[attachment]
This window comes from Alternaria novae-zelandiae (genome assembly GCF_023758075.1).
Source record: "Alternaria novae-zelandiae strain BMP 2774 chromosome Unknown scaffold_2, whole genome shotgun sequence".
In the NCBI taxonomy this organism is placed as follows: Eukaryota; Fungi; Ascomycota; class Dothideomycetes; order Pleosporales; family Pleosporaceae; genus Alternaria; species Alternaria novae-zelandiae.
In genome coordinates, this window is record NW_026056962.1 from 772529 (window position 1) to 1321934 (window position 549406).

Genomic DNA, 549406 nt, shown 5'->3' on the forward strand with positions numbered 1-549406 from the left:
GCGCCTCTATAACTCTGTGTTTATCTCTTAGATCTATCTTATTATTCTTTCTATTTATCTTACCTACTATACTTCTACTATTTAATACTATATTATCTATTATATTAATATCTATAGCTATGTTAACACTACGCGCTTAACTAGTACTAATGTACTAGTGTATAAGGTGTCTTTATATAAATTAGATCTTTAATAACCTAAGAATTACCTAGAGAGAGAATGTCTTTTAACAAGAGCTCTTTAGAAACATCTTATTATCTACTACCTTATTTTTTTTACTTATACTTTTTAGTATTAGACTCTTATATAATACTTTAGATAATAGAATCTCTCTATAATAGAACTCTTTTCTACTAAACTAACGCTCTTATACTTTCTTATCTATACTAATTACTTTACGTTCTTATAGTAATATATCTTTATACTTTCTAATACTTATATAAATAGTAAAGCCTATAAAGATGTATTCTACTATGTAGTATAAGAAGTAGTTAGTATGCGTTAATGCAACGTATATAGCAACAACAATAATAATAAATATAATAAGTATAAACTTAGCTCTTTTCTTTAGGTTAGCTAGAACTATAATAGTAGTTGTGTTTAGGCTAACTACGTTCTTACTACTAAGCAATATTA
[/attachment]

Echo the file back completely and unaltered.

This window comes from Alternaria novae-zelandiae (genome assembly GCF_023758075.1).
Source record: "Alternaria novae-zelandiae strain BMP 2774 chromosome Unknown scaffold_2, whole genome shotgun sequence".
In the NCBI taxonomy this organism is placed as follows: Eukaryota; Fungi; Ascomycota; class Dothideomycetes; order Pleosporales; family Pleosporaceae; genus Alternaria; species Alternaria novae-zelandiae.
In genome coordinates, this window is record NW_026056962.1 from 772529 (window position 1) to 1321934 (window position 549406).

Genomic DNA, 549406 nt, shown 5'->3' on the forward strand with positions numbered 1-549406 from the left:
GCGCCTCTATAACTCTGTGTTTATCTCTTAGATCTATCTTATTATTCTTTCTATTTATCTTACCTACTATACTTCTACTATTTAATACTATATTATCTATTATATTAATATCTATAGCTATGTTAACACTACGCGCTTAACTAGTACTAATGTACTAGTGTATAAGGTGTCTTTATATAAATTAGATCTTTAATAACCTAAGAATTACCTAGAGAGAGAATGTCTTTTAACAAGAGCTCTTTAGAAACATCTTATTATCTACTACCTTATTTTTTTTACTTATACTTTTTAGTATTAGACTCTTATATAATACTTTAGATAATAGAATCTCTCTATAATAGAACTCTTTTCTACTAAACTAACGCTCTTATACTTTCTTATCTATACTAATTACTTTACGTTCTTATAGTAATATATCTTTATACTTTCTAATACTTATATAAATAGTAAAGCCTATAAAGATGTATTCTACTATGTAGTATAAGAAGTAGTTAGTATGCGTTAATGCAACGTATATAGCAACAACAATAATAATAAATATAATAAGTATAAACTTAGCTCTTTTCTTTAGGTTAGCTAGAACTATAATAGTAGTTGTGTTTAGGCTAACTACGTTCTTACTACTAAGCAATATTA